Pseudomonas aeruginosa is inherently resistant to most conventional antibiotics. The mechanism of resistance of this bacterium is mainly associated with the low permeability of its outer membrane to these agents. We sought to assess the bactericidal efficacy of liposome-entrapped aminoglycosides against resistant clinical strains of P. aeruginosa and to define the mechanism of liposome-bacterium interactions. Aminoglycosides were incorporated into liposomes, and the bactericidal efficacies of both free and liposomal drugs were evaluated. To define the mechanism of liposome-bacterium interactions, transmission electron microscopy (TEM), flow cytometry, lipid mixing assay, and immunocytochemistry were employed. Encapsulation of aminoglycosides into liposomes significantly increased their antibacterial activity against the resistant strains used in this study (MICs of >32 versus /ml). TEM observations showed that liposomes interact intimately with the outer membrane of P. aeruginosa, leading to the membrane deformation. The flow cytometry and lipid mixing assays confirmed liposome-bacterial membrane fusion, which increased as a function of incubation time. The maximum fusion rate was 54.3% 1.5% for an antibiotic-sensitive strain of P. aeruginosa and 57.8% 1.9% for a drug-resistant strain. The fusion between liposomes and P. aeruginosa significantly enhanced the antibiotics' penetration into the bacterial cells (3.2 2.3 versus 24.2 6.2 gold particles/bacterium, P < 0.001). Our data suggest that liposome-entrapped antibiotics could successfully resolve infections caused by antibiotic-resistant P. aeruginosa through an enhanced mechanism of drug entry into the bacterial cells.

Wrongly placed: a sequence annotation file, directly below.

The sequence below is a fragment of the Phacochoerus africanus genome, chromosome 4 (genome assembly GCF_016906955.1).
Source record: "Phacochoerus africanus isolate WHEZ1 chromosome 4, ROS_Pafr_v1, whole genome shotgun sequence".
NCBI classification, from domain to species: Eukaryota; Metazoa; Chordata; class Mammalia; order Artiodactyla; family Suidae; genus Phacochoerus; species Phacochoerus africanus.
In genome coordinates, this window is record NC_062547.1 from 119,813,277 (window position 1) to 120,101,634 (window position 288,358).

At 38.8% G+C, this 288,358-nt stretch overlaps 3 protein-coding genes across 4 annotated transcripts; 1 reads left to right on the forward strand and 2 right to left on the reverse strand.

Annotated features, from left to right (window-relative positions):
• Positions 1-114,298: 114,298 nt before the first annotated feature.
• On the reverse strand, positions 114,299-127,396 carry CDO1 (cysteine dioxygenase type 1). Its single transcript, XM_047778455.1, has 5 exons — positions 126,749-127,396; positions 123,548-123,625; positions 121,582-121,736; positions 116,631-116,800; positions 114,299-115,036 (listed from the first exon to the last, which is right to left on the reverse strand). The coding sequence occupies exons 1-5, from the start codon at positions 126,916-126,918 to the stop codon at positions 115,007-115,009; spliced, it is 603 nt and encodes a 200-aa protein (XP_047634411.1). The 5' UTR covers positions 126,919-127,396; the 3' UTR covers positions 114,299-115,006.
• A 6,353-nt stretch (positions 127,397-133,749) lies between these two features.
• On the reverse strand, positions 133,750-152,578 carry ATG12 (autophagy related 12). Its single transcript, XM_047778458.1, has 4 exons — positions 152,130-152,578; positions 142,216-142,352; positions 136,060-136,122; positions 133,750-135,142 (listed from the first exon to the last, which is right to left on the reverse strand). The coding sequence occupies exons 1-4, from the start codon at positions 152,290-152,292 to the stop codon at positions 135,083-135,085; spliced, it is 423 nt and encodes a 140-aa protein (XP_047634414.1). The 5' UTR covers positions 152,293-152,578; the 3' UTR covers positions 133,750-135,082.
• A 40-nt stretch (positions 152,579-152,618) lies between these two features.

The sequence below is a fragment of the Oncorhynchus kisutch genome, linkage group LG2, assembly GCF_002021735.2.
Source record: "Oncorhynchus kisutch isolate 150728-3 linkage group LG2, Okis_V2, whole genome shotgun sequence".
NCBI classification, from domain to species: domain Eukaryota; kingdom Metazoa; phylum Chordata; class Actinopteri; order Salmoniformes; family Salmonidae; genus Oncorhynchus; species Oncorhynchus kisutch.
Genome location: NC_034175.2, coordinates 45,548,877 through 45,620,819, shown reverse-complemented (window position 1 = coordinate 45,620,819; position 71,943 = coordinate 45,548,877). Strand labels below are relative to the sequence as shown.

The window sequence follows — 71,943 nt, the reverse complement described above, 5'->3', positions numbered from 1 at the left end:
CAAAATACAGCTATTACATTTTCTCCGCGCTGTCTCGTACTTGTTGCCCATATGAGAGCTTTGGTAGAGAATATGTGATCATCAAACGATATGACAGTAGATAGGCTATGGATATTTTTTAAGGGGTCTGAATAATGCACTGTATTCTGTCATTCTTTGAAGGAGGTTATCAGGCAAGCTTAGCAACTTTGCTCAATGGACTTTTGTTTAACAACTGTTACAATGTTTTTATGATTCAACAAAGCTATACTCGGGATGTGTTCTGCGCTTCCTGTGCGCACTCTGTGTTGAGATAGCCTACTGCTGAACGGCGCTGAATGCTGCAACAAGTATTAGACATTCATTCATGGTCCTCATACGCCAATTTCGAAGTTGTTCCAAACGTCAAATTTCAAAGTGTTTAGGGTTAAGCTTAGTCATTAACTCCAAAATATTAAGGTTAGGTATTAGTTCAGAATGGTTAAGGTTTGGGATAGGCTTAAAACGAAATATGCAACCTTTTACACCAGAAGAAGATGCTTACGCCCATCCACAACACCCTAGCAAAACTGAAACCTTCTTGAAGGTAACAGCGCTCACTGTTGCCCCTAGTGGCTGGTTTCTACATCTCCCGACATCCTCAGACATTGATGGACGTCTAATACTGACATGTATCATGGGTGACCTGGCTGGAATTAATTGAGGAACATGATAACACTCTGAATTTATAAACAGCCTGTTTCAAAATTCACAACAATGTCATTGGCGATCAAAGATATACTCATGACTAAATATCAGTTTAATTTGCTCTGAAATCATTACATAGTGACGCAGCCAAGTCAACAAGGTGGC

American Society for Microbiology

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Mugabe, C. et al., Mechanism of enhanced activity of liposome-entrapped aminoglycosides against resistant strains of Pseudomonas aeruginosa. ANTIMICROBIAL AGENTS AND CHEMOTHERAPY, June 2006, p. 2016–2022 Vol. 50, No. doi:10.1128/AAC.01547-05

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